DEAR ABBY: Several years ago, I was diagnosed with a rare illness called Wegener's granulomatosis. Because of the way this illness has affected me, I have a hoarse, raspy voice and probably will the rest of my life.
The problem is, I get asked all the time by almost everybody I speak with, "What's wrong with your voice?" or, "Do you have a cold?" I'm a journalist who is on the phone constantly, so I get asked this question numerous times every day. Whenever I tell the truth (it's just the way I talk), people immediately feel bad, so I usually just lie and say, "Yes, I have a cold," or, "I have allergies."
My question is, what is the best response to give? I know people are just concerned, but I am so tired of being asked. -- JUST TIRED IN THE EAST
DEAR JUST TIRED: I see no way to prevent people who don't know you from asking the question. However, when they do, I think you should stick with the truth and allow them to own their bad feelings for having asked such a personal question.
DEAR ABBY: Recently I borrowed a power tool from a neighbor. When I tried to use it, it didn't work. So I called my neighbor and we tried to fix it with no luck. To be polite, I said I was sorry. He replied, "You could pay for it."
It's a fairly expensive tool, and I definitely did not break it. It never worked. Do I owe him anything other than to thank him? If it was something under $50, I'd probably offer to buy a new one to keep relations cordial. But under the circumstances ... -- IT DIDN'T WORK
DEAR DIDN'T WORK: Talk to your neighbor again and repeat what you said. However, this time tell him your apology was not an admission of guilt, but condolences and regret that you were the bearer of bad news. Then give him more bad news, that you will not be paying for something you didn't break.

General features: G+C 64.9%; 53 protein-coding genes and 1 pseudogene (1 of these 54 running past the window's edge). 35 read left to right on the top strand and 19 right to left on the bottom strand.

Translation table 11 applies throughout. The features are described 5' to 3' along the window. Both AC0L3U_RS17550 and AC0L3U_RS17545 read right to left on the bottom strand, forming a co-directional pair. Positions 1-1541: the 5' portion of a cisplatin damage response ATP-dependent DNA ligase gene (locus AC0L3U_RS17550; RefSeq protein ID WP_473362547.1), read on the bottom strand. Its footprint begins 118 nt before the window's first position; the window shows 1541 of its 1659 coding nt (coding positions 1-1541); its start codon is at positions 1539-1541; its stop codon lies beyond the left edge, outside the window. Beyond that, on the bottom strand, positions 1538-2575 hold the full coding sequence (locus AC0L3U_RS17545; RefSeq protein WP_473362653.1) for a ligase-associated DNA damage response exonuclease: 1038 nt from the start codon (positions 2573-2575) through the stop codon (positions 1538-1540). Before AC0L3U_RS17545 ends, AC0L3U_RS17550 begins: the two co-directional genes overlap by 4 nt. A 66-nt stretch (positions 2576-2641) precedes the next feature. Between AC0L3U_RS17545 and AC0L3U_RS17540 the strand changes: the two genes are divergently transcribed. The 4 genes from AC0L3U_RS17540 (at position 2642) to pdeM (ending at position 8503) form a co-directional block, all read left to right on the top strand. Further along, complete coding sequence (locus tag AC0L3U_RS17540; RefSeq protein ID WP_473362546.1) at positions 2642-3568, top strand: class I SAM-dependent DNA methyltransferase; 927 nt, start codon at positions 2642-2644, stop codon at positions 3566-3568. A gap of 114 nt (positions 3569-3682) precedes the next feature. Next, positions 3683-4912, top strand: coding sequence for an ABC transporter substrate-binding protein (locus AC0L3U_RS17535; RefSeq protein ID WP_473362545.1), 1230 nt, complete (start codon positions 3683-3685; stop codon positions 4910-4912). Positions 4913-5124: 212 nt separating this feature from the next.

DEAR ABBY: My wife and I have recently come across a locally owned Chinese restaurant that's affordable. The food is quite delicious. My wife takes issue with the Styrofoam containers the restaurant provides for leftovers. She claims they leak chemicals into the leftovers on top of being environmentally unfriendly.
On our last visit, to my surprise and consternation, she brought her own glass food storage container with her to the restaurant. Is it appropriate to bring your own container to restaurants for leftovers? -- LEFTOVERS TO GO
DEAR LEFTOVERS: I'm wracking my brain trying to come up with a reason why it would be inappropriate, if the patron doesn't mind the hassle of bringing it. In fact, it seems like an intelligent, environmentally friendly solution to an overcrowded landfill problem, as long as the restaurant doesn't object.
For an excellent guide to becoming a better conversationalist and a more sociable person, order "How to Be Popular." Send your name and mailing address, plus check or money order for $8 (U.S. funds) to: Dear Abby, Popularity Booklet, P.O. Box 447, Mount Morris, IL 61054-0447. (Shipping and handling are included in the price.)